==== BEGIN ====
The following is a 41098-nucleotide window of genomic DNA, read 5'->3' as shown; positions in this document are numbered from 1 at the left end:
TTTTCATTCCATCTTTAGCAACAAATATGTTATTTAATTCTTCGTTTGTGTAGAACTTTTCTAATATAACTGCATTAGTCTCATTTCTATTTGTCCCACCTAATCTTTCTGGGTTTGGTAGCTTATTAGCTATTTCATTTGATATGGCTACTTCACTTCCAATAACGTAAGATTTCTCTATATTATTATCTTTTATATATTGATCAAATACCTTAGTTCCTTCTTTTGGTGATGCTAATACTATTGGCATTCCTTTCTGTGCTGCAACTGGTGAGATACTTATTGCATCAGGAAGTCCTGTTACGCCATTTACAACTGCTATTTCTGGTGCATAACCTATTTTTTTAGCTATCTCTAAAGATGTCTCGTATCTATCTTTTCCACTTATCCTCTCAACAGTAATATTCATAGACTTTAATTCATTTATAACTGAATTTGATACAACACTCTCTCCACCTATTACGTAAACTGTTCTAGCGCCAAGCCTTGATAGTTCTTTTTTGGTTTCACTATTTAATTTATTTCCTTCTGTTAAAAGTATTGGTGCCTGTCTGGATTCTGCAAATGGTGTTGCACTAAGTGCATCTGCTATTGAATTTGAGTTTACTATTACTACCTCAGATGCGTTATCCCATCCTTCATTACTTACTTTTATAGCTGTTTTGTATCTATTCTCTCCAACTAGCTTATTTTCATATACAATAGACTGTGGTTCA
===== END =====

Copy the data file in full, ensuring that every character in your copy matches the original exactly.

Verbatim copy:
The following is a 41098-nucleotide window of genomic DNA, read 5'->3' as shown; positions in this document are numbered from 1 at the left end:
TTTTCATTCCATCTTTAGCAACAAATATGTTATTTAATTCTTCGTTTGTGTAGAACTTTTCTAATATAACTGCATTAGTCTCATTTCTATTTGTCCCACCTAATCTTTCTGGGTTTGGTAGCTTATTAGCTATTTCATTTGATATGGCTACTTCACTTCCAATAACGTAAGATTTCTCTATATTATTATCTTTTATATATTGATCAAATACCTTAGTTCCTTCTTTTGGTGATGCTAATACTATTGGCATTCCTTTCTGTGCTGCAACTGGTGAGATACTTATTGCATCAGGAAGTCCTGTTACGCCATTTACAACTGCTATTTCTGGTGCATAACCTATTTTTTTAGCTATCTCTAAAGATGTCTCGTATCTATCTTTTCCACTTATCCTCTCAACAGTAATATTCATAGACTTTAATTCATTTATAACTGAATTTGATACAACACTCTCTCCACCTATTACGTAAACTGTTCTAGCGCCAAGCCTTGATAGTTCTTTTTTGGTTTCACTATTTAATTTATTTCCTTCTGTTAAAAGTATTGGTGCCTGTCTGGATTCTGCAAATGGTGTTGCACTAAGTGCATCTGCTATTGAATTTGAGTTTACTATTACTACCTCAGATGCGTTATCCCATCCTTCATTACTTACTTTTATAGCTGTTTTGTATCTATTCTCTCCAACTAGCTTATTTTCATATACAATAGACTGTGGTTCA